The traumatic events in Paris have upset the entire French nation and everyone is examining their value system and their feelings about Muslims in general. In the Daily Telegraph, Boris says that the extremists are trying to divide us and we must not let them.
Boris begins: “This weekend we were all Parisians. While the Prime Minister and others joined the march in the French capital, other European cities staged rallies and events of all kinds. In Trafalgar Square we gathered to pay our respects to the dead of the past few days: to the heroic journalists who died for the right to express themselves; to the innocent victims of the kosher supermarket. In tribute to our sister capital, we illuminated the great buildings of central London with the Tricolore. “Je suis Charlie”, said countless signs. The people of London were sending a message of joint defiance, of shared values, of a refusal to give in to terror.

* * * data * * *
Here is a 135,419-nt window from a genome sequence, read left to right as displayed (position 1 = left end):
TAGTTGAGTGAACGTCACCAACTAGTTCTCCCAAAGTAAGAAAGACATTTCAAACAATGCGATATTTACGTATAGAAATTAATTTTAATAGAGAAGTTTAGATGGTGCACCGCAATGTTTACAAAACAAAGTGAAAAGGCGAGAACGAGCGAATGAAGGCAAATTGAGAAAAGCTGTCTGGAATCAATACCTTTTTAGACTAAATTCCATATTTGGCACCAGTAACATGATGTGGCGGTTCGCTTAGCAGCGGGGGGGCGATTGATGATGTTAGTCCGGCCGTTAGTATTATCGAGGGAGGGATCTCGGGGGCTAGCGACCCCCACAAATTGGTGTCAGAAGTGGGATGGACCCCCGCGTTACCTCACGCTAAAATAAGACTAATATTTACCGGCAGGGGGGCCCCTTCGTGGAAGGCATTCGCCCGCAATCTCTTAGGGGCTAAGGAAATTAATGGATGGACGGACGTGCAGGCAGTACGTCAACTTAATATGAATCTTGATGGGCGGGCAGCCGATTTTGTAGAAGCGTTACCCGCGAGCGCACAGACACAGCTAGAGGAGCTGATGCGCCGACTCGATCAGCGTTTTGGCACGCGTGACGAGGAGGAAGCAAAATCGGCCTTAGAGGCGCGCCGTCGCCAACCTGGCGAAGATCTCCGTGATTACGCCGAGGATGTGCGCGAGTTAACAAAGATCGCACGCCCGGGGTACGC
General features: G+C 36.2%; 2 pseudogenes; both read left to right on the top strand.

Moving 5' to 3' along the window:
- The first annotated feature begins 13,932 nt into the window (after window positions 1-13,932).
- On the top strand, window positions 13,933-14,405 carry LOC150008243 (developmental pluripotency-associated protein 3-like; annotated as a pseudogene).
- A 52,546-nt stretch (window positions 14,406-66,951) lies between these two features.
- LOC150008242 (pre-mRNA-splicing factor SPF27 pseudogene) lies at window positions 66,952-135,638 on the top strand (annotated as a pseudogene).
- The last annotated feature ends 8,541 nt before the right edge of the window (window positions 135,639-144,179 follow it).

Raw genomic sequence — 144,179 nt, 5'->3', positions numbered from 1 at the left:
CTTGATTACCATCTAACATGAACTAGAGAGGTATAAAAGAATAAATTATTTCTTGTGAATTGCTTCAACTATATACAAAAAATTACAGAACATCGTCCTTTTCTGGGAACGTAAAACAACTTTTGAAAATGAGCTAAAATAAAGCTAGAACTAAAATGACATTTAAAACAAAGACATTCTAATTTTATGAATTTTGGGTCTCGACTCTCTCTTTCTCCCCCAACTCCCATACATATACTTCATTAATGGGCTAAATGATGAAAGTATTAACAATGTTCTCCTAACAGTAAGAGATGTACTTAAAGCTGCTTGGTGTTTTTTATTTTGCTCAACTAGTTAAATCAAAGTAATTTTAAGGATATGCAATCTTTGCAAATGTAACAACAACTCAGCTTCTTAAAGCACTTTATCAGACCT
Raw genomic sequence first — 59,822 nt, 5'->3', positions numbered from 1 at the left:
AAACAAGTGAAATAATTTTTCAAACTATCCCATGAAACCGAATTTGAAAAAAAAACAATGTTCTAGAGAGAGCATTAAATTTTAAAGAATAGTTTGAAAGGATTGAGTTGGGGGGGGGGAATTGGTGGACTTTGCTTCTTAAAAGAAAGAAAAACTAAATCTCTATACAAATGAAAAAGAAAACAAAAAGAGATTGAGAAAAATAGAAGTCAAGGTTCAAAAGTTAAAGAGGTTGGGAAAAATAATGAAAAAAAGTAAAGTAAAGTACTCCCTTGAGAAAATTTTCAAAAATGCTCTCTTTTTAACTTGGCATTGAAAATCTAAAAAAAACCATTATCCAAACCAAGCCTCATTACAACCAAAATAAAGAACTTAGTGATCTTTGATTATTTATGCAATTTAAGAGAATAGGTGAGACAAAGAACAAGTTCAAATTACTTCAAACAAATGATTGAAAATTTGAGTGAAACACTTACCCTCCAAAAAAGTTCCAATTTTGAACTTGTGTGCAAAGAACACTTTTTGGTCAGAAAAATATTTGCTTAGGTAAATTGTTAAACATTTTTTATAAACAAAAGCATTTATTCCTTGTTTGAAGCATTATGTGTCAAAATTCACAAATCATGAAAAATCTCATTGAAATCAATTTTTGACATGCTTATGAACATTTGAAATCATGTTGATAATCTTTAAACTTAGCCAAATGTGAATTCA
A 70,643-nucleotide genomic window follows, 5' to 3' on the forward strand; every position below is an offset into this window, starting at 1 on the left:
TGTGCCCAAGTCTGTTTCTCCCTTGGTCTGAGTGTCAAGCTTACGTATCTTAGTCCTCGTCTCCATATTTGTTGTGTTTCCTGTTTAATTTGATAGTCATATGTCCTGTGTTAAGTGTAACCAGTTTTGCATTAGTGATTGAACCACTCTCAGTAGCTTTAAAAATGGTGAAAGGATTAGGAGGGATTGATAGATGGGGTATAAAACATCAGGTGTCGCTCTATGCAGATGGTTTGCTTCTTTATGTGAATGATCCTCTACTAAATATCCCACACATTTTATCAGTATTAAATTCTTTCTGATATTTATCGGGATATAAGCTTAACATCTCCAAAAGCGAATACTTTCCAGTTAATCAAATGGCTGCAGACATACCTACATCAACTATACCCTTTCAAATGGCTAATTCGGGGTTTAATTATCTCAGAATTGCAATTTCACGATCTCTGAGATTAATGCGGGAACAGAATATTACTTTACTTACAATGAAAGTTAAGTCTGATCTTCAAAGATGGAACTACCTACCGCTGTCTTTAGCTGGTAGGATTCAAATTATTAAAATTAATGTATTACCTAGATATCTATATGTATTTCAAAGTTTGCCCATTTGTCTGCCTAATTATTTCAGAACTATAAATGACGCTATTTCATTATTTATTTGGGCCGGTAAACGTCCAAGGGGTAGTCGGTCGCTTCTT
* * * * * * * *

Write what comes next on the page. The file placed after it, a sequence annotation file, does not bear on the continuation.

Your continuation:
And yet we must be honest, and confess that in claiming the mantle of the editors and cartoonists of the French satirical magazine, we were being not only presumptuous, we were being pretentious and, I am afraid, simply inaccurate. There is hardly a paper in Britain that has followed the lead of Charlie Hebdo, and printed the offending cartoons of Mohammed. In fact, I cannot think of any mainstream media organisation that has been able to tell its viewers or readers what the fuss is all about.
You would have thought it was essential to the story. Appalling carnage has been inflicted; young men have been incited to commit acts of disgusting savagery; the French nation is in a state of shock and grief. And yet the British public is unable to form any kind of judgment about what exactly it is that is meant to have caused the offence. Was there something particularly rude or risqué about the drawings? Were they obscene? Was it just the fact of the depiction of the Prophet?